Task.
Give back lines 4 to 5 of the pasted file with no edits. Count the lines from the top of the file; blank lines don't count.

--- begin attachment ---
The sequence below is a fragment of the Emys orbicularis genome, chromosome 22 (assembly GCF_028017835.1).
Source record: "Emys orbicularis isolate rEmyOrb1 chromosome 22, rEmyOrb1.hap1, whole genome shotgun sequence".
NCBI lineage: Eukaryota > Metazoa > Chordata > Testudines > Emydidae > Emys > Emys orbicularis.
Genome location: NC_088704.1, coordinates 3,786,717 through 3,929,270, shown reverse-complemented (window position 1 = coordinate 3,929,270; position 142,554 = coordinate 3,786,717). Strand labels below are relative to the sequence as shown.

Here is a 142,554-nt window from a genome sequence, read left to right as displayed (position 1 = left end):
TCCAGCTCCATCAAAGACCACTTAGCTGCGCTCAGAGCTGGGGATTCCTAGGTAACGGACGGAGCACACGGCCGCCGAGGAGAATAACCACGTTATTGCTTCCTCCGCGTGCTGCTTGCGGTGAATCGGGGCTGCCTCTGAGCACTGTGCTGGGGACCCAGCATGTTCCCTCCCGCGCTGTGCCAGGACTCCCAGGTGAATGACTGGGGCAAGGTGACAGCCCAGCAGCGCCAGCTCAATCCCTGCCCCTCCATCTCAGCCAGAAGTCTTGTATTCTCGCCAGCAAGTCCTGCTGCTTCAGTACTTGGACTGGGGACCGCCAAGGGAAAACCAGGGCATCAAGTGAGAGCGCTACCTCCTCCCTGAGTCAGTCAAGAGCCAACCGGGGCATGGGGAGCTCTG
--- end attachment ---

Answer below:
Genome location: NC_088704.1, coordinates 3,786,717 through 3,929,270, shown reverse-complemented (window position 1 = coordinate 3,929,270; position 142,554 = coordinate 3,786,717). Strand labels below are relative to the sequence as shown.

Here is a 142,554-nt window from a genome sequence, read left to right as displayed (position 1 = left end):